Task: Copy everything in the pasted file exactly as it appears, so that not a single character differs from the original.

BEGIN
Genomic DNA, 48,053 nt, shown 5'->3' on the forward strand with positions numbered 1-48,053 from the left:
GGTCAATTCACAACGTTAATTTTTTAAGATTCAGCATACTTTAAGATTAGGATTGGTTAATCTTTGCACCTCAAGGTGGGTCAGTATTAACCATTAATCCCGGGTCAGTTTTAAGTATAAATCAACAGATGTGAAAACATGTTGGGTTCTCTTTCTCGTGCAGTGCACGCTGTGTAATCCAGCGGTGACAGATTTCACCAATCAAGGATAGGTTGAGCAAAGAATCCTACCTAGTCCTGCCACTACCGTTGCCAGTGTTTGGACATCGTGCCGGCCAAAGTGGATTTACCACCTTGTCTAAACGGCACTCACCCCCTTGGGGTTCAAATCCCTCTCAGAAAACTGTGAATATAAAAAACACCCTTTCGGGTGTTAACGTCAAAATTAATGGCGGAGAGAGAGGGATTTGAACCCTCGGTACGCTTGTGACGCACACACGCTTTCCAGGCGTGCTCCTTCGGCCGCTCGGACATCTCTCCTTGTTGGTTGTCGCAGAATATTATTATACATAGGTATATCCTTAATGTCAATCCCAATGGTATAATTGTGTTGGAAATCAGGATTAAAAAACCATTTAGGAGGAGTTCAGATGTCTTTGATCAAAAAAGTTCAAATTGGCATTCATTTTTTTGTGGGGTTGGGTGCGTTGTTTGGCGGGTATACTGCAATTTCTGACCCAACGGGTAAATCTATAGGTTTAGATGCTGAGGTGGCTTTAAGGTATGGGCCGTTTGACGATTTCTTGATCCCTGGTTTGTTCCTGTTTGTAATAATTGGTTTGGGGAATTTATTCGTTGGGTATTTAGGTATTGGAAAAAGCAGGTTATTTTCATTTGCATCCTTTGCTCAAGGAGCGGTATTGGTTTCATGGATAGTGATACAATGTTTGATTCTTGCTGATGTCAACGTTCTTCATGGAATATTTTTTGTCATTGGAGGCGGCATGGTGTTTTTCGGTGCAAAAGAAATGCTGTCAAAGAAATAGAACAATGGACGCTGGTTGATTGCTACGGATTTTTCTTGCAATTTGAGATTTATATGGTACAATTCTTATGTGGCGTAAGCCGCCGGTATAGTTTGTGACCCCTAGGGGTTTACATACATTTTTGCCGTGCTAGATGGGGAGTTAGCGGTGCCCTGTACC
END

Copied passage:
Genomic DNA, 48,053 nt, shown 5'->3' on the forward strand with positions numbered 1-48,053 from the left:
GGTCAATTCACAACGTTAATTTTTTAAGATTCAGCATACTTTAAGATTAGGATTGGTTAATCTTTGCACCTCAAGGTGGGTCAGTATTAACCATTAATCCCGGGTCAGTTTTAAGTATAAATCAACAGATGTGAAAACATGTTGGGTTCTCTTTCTCGTGCAGTGCACGCTGTGTAATCCAGCGGTGACAGATTTCACCAATCAAGGATAGGTTGAGCAAAGAATCCTACCTAGTCCTGCCACTACCGTTGCCAGTGTTTGGACATCGTGCCGGCCAAAGTGGATTTACCACCTTGTCTAAACGGCACTCACCCCCTTGGGGTTCAAATCCCTCTCAGAAAACTGTGAATATAAAAAACACCCTTTCGGGTGTTAACGTCAAAATTAATGGCGGAGAGAGAGGGATTTGAACCCTCGGTACGCTTGTGACGCACACACGCTTTCCAGGCGTGCTCCTTCGGCCGCTCGGACATCTCTCCTTGTTGGTTGTCGCAGAATATTATTATACATAGGTATATCCTTAATGTCAATCCCAATGGTATAATTGTGTTGGAAATCAGGATTAAAAAACCATTTAGGAGGAGTTCAGATGTCTTTGATCAAAAAAGTTCAAATTGGCATTCATTTTTTTGTGGGGTTGGGTGCGTTGTTTGGCGGGTATACTGCAATTTCTGACCCAACGGGTAAATCTATAGGTTTAGATGCTGAGGTGGCTTTAAGGTATGGGCCGTTTGACGATTTCTTGATCCCTGGTTTGTTCCTGTTTGTAATAATTGGTTTGGGGAATTTATTCGTTGGGTATTTAGGTATTGGAAAAAGCAGGTTATTTTCATTTGCATCCTTTGCTCAAGGAGCGGTATTGGTTTCATGGATAGTGATACAATGTTTGATTCTTGCTGATGTCAACGTTCTTCATGGAATATTTTTTGTCATTGGAGGCGGCATGGTGTTTTTCGGTGCAAAAGAAATGCTGTCAAAGAAATAGAACAATGGACGCTGGTTGATTGCTACGGATTTTTCTTGCAATTTGAGATTTATATGGTACAATTCTTATGTGGCGTAAGCCGCCGGTATAGTTTGTGACCCCTAGGGGTTTACATACATTTTTGCCGTGCTAGATGGGGAGTTAGCGGTGCCCTGTACC